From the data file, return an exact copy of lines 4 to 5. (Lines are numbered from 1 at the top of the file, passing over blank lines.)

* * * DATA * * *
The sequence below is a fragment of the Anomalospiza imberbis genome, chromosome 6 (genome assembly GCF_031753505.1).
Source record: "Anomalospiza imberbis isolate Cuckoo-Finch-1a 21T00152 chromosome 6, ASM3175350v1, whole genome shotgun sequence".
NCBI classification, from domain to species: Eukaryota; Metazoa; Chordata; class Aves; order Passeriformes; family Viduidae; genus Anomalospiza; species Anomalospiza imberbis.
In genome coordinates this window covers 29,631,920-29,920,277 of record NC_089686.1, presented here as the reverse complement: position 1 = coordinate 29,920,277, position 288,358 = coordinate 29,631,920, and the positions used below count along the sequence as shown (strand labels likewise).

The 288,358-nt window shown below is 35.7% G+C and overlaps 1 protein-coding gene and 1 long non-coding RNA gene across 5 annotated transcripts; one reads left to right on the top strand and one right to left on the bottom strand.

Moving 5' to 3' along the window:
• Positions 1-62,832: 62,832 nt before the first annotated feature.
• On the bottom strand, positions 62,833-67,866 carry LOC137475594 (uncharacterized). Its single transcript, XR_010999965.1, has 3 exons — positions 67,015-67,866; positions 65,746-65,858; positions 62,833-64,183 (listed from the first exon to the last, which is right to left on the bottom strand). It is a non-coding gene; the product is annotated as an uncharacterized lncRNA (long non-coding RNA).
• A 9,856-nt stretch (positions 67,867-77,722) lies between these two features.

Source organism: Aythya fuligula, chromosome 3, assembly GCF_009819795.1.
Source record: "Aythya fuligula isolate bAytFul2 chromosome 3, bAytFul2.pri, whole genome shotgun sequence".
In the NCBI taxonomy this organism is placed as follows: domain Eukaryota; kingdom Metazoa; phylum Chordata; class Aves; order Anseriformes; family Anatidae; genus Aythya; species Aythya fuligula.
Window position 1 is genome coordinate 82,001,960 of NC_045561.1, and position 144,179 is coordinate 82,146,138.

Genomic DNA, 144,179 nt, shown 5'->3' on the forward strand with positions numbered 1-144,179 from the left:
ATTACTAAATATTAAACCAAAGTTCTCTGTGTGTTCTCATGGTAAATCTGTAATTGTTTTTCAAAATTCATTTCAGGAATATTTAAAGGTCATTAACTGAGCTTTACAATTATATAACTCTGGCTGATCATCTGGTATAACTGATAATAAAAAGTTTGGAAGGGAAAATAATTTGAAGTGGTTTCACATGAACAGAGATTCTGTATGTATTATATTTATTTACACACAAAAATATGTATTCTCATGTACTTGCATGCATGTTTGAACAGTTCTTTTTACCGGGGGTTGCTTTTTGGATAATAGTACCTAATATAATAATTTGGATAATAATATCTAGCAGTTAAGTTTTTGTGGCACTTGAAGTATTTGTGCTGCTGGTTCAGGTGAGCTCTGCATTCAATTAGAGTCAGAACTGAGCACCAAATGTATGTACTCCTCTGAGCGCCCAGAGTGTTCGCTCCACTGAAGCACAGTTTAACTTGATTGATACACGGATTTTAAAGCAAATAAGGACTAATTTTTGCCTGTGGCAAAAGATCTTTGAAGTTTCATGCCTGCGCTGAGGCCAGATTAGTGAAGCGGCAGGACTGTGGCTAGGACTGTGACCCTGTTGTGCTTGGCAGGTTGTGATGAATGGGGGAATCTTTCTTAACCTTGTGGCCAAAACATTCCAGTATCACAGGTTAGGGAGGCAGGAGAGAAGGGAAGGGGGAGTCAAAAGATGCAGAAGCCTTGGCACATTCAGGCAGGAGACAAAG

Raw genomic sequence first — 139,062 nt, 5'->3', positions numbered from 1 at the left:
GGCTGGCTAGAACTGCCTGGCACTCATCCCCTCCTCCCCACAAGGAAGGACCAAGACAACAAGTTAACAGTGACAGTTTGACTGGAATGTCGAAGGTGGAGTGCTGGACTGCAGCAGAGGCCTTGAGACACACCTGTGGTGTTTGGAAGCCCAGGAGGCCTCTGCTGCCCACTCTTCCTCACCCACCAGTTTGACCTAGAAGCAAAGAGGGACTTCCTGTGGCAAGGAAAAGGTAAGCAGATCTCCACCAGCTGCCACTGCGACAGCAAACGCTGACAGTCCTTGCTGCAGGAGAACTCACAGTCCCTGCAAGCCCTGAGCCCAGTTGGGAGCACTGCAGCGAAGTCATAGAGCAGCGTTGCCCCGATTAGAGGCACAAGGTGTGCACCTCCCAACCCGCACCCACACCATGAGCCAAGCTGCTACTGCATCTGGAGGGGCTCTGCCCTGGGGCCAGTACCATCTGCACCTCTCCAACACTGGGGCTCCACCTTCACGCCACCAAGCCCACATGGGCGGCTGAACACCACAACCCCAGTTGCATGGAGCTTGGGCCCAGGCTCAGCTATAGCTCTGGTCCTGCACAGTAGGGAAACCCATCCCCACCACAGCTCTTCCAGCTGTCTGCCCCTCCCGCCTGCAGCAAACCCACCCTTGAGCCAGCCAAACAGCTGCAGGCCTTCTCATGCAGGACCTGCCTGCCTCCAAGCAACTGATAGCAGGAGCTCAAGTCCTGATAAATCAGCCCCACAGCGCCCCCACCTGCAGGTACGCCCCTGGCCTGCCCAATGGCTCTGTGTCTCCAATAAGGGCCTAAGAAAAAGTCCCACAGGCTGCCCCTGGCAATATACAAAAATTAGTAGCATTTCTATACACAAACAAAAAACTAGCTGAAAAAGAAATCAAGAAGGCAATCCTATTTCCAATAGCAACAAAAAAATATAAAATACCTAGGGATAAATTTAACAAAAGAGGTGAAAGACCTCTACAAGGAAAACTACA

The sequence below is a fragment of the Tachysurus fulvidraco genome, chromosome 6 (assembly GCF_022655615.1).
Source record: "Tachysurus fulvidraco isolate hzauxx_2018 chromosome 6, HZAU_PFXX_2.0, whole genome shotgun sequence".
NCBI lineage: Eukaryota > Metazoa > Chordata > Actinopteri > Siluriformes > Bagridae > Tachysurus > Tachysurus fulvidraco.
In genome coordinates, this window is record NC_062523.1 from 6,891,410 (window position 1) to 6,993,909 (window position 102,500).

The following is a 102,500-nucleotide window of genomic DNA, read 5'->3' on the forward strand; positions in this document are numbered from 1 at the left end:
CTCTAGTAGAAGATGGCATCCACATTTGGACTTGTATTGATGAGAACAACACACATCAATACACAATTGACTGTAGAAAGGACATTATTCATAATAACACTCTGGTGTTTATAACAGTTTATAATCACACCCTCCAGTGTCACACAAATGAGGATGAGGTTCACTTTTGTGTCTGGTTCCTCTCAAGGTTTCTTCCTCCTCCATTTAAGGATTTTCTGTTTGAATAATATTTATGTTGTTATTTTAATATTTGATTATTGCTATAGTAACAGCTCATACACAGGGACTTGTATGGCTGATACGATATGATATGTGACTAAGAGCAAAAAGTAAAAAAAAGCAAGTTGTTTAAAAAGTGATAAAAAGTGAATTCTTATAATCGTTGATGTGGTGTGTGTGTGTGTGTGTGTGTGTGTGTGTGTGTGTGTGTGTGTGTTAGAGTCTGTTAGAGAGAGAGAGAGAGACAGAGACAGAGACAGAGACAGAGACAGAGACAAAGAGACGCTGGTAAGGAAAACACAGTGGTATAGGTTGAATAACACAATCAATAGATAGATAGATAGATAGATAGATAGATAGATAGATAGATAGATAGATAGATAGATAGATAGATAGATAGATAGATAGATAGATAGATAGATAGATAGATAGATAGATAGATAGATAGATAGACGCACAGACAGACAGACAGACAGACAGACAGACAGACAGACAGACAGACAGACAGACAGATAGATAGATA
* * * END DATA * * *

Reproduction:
In genome coordinates this window covers 29,631,920-29,920,277 of record NC_089686.1, presented here as the reverse complement: position 1 = coordinate 29,920,277, position 288,358 = coordinate 29,631,920, and the positions used below count along the sequence as shown (strand labels likewise).

The 288,358-nt window shown below is 35.7% G+C and overlaps 1 protein-coding gene and 1 long non-coding RNA gene across 5 annotated transcripts; one reads left to right on the top strand and one right to left on the bottom strand.